The Pain & Privilege of Being Tibetan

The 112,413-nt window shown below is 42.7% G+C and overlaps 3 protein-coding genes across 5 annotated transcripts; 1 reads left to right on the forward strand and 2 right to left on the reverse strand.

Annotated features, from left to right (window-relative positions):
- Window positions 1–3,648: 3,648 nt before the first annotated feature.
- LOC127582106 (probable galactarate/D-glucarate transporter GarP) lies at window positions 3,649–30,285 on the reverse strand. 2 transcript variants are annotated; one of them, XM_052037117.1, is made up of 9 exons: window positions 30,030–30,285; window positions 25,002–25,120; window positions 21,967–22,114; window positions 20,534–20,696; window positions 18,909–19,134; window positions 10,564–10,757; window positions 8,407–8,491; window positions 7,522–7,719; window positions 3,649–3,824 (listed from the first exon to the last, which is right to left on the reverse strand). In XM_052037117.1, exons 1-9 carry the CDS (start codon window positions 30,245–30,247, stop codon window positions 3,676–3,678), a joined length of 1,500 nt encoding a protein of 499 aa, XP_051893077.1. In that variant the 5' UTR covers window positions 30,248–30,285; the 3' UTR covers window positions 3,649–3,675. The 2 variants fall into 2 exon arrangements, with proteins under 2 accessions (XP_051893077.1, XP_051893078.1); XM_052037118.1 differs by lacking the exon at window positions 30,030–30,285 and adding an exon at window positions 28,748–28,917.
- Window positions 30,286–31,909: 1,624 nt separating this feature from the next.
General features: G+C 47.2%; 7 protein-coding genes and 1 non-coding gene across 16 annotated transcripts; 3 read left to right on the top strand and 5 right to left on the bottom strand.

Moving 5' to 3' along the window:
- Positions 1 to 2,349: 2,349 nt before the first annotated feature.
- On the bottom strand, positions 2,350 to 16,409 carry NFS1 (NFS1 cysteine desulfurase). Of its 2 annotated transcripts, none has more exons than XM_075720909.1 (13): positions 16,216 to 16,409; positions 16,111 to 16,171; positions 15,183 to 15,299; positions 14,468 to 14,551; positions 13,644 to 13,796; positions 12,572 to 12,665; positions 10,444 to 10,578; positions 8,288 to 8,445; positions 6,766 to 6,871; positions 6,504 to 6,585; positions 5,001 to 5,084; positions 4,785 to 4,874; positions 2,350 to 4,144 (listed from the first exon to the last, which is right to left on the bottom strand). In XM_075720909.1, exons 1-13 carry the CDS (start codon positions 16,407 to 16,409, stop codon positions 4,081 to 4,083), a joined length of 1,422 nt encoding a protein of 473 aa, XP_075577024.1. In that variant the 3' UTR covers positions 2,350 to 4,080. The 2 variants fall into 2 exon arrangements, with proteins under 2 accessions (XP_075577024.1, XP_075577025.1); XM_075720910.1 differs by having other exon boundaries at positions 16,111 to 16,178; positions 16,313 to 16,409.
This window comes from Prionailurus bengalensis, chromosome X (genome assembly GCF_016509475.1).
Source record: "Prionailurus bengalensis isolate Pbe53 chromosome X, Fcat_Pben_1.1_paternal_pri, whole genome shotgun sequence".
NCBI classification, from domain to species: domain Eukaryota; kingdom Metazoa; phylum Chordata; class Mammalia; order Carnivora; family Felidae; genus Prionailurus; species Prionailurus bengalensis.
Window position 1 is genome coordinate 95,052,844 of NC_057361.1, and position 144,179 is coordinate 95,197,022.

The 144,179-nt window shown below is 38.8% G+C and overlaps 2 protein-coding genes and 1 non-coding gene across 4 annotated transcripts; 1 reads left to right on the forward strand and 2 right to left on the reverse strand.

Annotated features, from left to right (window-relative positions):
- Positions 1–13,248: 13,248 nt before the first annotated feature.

Being a Tibetan in this day and age is both a pain and a privilege. The pain is more prominent – now, for over sixty years, we have been hounded from our homeland, driven into exile, stripped of our monasteries and even our dignity. We have no idea when even a beginning to resolving the Tibetan issue might occur. Therefore, we have no real hope that it will happen in our lifetime. Yet, among ourselves, we tell each other that we don’t even the right to lose hope, that somehow, we must preserve our culture and educate our children so that they, in turn, can have hope – hope for a culture if not a country! There was a fantastic stretch of ten years, during which I traveled the length and breadth of this country, doing well over a hundred presentations on Tibet, Tibetan culture, and children’s educational needs in exile. I’ve often been asked this question: what is it like to be a Tibetan, be stateless, or even what does it feel like to belong to something as special as HH The Dalai Lama? I’ve answered these and other questions as best as I could, sometimes at the end of presentations but also in snatches of casual conversations. This year, when travel and other events are not possible, I’ve been writing about Tibet, Tibetans, and our culture. This is by far the most relaxed space I’ve had to tell what it is truly like being a Tibetan. In my head, Tibet is a classic case of colonialism and repression. There are no grey areas – no conflicting claims from diverse ethnic groups over territory or resources, no dispute over a holy capital, no lingering historical conflicts to warrant occupation – but naked and sustained repression occurred simply because China could. Under Mao, they had the misguided zeal; the military and an international community almost complicit in this genocide through their deafening silence. I’ve always felt that it was poignantly sad that Tibet lost our air of freedom in the second half of the 20th century when the rest of the world was finally shaking off the shackles of colonization and breathing new airs of freedom. In our neighboring country of India, after being under the British Raj for close to two hundred years, the country under Mahatma Gandhi found a way to freedom. In Africa, after being partitioned by the industrialized European nations since the 15th century, the entire continent comprising over 50 countries became free and independent. After two gruesome and horrible world wars, the second half of the 20th century saw the world finally wake up, shake off colonization, embrace freedom for all countries and humanity. There was an atmosphere of hope, peace, and development. Hopefully, the world learned its lessons of wars and colonization. The United Nations Organization came into being. Tibet’s tragedy is that in this new atmosphere of global hope and freedom, we lost ours. Tibet’s tragedy is that China’s occupation went counter to the collective international thoughts and aspirations of that age. So yes, I’ve experienced this pain myself, of crossing the Himalayan […]